RB 21 Table 2

Spending Increases for Rx Drugs and Procedures

Physicians often order tests and prescribe drugs as well as perform procedures on patients during visits, so it is not surprising that in addition to higher spending on physician visits, there were significant expenditure increases on prescription drugs and ancillary services. Spending on advanced imaging—such as magnetic resonance imaging (MRI) and computerized tomography (CT)—was nearly $30 and $66 higher per enrollee annually after 2011 for legacy and new workers, respectively, than under the earlier benefit structure.

Similarly, other diagnostic tests were $34 and $50 higher per person annually, respectively, for the two groups. Spending for minor procedures increased an average $56 per capita annually, but the increase was only statistically significant for legacy workers and dependents. Finally, spending on prescription drugs increased $40 and $97 per enrollee annually for legacy and new workers, respectively. Increases in advanced imaging and minor procedures, in particular, suggest that specialist visits likely drove most of the increase in overall spending.

The new benefit structure, however, did not reduce spending on emergency department visits, with both ED visits and spending increasing, but only by small and mostly statistically insignificant amounts for both legacy and new workers. Urgent care costs were too small to examine as a separate category.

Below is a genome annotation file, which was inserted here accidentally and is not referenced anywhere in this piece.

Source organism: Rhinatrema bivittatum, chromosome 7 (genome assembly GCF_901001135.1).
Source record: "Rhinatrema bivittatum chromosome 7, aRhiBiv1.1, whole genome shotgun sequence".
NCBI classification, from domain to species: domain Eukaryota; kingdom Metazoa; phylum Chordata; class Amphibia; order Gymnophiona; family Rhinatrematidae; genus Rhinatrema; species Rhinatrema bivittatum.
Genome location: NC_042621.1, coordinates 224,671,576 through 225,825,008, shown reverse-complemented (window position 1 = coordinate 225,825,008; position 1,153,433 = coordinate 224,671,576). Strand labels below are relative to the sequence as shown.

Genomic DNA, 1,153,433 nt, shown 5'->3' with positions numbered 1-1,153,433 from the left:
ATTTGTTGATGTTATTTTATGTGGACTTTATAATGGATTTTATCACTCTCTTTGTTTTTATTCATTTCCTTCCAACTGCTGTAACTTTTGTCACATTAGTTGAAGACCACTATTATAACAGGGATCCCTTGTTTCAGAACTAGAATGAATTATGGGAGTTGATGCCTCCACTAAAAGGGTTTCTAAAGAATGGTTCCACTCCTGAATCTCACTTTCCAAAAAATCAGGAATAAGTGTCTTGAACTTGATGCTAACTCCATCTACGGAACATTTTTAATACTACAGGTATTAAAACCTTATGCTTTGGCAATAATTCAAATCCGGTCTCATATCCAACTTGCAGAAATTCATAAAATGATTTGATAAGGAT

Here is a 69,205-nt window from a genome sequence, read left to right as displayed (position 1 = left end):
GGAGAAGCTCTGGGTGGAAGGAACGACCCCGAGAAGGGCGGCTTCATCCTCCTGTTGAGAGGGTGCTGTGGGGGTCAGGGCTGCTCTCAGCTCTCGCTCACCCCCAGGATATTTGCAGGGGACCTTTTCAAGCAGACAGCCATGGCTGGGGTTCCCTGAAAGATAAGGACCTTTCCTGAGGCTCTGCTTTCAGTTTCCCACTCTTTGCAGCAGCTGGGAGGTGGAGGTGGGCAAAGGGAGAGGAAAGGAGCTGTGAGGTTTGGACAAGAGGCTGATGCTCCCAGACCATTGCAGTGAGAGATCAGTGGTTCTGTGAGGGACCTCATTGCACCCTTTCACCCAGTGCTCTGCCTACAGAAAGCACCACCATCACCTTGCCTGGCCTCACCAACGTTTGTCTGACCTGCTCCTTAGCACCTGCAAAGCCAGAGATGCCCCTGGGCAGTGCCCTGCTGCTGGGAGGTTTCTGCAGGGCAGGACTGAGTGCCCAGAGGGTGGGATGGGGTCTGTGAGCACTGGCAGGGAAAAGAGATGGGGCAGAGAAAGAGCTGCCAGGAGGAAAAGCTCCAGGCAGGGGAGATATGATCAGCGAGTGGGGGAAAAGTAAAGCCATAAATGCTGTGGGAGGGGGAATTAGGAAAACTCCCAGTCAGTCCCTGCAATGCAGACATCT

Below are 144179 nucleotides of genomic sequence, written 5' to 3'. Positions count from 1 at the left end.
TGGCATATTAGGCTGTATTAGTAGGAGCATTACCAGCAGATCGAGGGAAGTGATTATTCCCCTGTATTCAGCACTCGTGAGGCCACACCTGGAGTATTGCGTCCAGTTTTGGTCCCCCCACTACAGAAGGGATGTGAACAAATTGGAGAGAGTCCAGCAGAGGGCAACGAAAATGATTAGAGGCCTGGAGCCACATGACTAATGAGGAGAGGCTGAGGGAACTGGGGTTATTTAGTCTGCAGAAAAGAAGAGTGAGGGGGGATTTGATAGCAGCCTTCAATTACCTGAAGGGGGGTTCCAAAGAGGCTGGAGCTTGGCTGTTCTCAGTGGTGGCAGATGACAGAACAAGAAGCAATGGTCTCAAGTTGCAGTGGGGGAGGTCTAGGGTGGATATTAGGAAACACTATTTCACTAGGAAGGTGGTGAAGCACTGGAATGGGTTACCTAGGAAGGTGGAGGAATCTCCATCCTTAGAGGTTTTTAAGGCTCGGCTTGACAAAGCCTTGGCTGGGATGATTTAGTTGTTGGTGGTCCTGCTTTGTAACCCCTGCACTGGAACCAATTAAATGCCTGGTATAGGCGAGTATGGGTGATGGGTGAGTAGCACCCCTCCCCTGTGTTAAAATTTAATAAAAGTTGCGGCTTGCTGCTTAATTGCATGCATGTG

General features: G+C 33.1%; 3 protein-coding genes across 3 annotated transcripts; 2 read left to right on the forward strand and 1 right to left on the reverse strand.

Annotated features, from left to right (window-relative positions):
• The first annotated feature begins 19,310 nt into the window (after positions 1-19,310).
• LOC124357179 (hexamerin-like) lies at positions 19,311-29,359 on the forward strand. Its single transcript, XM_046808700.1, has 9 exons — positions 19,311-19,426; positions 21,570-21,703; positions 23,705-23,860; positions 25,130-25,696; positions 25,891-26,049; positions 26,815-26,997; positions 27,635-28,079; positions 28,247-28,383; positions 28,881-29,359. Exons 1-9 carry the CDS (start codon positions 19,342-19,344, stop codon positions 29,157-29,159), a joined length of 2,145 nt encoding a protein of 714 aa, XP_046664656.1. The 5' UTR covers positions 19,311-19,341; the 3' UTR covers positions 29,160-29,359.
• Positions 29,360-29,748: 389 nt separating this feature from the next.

Expanded coverage of physician visits in autoworker health plans in 2012 represented a significant change in benefit structure.7 Generally, collectively bargained health plans are more generous and have less patient cost sharing than other employer-sponsored plans.8 For example, hourly autoworkers pay about 6 percent of their health care costs out of pocket on average, compared with 15.2 percent for workers nationwide.9 Yet, the limited coverage for physician visits before 2012 was one aspect of autoworker plans that was notably less generous than most employer-sponsored plans.

On the one hand, insurance is designed to protect people from large unforeseen health care costs, such as a hospitalization, rather than routine care. On the other hand, costs for physician visits are sufficiently high that lack of coverage could discourage people from seeking important care, such as managing chronic diseases. Additionally, the possibility exists that the large increase in physician visits reflects that claims for some office visits were never filed under the previous benefit structure when the visits were not a covered service. While the large 2012 spending spike was consistent with pent-up demand for physician visits, if that were the case, one would expect spending to decline in 2013, but it did not.